Ivan Mijakovic is a Chaired Professor of Bacterial Systems Biology at the Chalmers University of Technology, Sweden. He is also a Professor and group leader at the Technical University of Denmark. Prof. Mijakovic obtained his Ph.D. degree from the University Paris XI. He is an expert on bacterial protein phosphorylation and signalling, and his group investigates the physiology of bacterial model organisms and pathogens. The Mijakovic group also develops metabolic engineering strategies, and new approaches to fight bacterial infections: novel antibacterial agents, coatings, and graphene-based sensors for infection.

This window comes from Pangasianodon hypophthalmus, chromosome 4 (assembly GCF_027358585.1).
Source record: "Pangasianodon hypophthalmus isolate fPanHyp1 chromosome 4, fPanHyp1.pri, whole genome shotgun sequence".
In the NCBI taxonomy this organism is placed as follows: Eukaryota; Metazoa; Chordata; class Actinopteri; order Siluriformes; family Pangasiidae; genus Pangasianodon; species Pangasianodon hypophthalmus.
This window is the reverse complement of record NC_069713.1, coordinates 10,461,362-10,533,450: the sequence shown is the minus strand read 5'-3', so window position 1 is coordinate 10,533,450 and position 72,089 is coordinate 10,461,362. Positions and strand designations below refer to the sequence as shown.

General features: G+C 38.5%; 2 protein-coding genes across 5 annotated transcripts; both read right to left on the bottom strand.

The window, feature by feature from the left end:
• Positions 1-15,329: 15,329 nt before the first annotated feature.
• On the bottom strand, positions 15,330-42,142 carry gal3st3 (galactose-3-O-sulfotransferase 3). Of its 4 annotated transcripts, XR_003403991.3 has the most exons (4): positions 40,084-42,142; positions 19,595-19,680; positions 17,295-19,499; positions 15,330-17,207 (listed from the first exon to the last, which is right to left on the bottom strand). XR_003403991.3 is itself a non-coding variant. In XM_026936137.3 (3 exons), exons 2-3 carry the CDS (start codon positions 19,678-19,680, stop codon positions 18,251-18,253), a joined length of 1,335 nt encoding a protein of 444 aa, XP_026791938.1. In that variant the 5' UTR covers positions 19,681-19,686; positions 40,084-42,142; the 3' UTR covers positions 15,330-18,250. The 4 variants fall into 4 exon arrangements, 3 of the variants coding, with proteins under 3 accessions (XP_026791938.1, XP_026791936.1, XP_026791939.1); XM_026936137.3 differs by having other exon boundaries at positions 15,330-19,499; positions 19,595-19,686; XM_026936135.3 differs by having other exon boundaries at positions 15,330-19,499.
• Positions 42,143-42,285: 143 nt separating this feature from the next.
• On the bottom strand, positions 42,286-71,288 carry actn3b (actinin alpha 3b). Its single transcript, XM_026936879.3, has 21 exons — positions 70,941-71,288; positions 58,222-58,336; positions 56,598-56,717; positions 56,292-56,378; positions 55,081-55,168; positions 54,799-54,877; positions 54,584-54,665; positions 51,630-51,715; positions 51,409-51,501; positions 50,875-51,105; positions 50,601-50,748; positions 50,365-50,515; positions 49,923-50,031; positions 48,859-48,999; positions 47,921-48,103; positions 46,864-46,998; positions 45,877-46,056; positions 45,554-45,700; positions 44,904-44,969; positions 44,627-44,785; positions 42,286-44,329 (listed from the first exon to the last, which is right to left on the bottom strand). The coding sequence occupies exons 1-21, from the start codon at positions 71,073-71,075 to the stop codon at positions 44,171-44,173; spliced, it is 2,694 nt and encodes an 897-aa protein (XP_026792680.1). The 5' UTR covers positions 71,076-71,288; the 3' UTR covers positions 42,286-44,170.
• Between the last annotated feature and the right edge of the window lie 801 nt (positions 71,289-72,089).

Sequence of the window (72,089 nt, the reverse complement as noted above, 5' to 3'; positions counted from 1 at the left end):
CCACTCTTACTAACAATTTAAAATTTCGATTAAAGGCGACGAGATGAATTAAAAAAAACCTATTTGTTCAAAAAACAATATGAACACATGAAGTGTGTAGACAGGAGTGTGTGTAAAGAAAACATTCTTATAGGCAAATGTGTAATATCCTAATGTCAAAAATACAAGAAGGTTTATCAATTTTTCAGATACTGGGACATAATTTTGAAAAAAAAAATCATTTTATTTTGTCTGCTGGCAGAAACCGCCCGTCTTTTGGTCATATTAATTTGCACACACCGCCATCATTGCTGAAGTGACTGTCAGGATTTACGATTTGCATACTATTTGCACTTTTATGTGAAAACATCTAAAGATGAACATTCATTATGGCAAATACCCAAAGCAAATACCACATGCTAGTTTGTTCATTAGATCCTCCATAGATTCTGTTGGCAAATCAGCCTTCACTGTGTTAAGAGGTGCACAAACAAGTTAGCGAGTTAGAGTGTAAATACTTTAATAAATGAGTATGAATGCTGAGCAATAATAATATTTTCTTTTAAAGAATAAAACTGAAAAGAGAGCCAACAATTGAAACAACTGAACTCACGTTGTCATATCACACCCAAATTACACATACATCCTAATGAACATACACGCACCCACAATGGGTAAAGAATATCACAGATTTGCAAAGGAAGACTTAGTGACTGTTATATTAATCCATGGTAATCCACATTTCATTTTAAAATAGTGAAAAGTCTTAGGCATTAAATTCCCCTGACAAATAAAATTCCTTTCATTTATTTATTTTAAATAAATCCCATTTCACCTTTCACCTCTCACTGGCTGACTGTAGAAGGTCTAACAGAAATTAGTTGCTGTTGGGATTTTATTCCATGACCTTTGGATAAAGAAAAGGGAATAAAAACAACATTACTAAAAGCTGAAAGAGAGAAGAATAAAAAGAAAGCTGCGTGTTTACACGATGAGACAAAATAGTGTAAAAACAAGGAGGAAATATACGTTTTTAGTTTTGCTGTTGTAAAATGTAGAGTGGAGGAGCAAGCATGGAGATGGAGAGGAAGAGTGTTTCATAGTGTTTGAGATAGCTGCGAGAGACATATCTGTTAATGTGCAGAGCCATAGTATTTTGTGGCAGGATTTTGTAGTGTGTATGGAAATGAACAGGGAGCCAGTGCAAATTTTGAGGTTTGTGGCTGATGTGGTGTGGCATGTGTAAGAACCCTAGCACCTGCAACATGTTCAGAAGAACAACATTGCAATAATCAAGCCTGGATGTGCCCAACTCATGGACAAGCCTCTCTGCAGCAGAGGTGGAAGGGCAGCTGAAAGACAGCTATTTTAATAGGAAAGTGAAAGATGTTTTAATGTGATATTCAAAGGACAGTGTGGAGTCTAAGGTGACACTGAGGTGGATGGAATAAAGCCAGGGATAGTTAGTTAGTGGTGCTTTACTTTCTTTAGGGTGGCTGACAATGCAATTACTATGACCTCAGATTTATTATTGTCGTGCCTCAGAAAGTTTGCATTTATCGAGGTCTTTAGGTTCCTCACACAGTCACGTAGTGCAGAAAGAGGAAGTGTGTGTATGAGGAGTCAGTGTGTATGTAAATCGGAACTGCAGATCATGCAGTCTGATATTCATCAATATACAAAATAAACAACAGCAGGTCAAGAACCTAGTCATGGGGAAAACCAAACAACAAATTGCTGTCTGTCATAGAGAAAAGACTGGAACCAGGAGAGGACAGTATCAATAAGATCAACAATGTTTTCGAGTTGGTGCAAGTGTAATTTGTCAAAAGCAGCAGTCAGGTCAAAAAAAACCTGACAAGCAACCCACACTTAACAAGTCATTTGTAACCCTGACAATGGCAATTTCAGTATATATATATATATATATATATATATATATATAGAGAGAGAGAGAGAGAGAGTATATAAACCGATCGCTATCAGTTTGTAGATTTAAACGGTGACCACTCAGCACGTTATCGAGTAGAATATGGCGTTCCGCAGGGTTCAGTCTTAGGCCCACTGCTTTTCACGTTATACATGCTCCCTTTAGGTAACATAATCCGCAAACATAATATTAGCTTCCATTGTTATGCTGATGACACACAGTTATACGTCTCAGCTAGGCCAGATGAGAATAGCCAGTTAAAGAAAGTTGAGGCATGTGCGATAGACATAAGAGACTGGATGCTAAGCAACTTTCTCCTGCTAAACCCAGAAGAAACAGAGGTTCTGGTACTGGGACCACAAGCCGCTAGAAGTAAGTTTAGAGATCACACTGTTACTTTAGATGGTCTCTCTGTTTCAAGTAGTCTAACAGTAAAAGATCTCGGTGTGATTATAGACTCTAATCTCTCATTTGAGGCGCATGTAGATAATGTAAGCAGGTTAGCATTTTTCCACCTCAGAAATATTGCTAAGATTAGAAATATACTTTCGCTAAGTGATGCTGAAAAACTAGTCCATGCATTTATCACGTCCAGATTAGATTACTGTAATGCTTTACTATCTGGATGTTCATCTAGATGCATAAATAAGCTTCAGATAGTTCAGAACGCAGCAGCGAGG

Santosh Pandit is a senior researcher at the department of Life Sciences, Chalmers University of Technology, Sweden. He obtained his Ph.D. degree from Jeonbuk National University, Republic of Korea. His area of expertise includes bacterial biofilms, microbial resistant biomedical surfaces, and antimicrobial agents. His current research focuses on the antimicrobial coatings of graphene and other 2D materials on biomedical devices to prevent the device associated infections. His research also focuses on finding novel antimicrobial/anti-biofilm agents for the treatment of biofilm associated infection as well as to reduce the possibility of antimicrobial resistance development.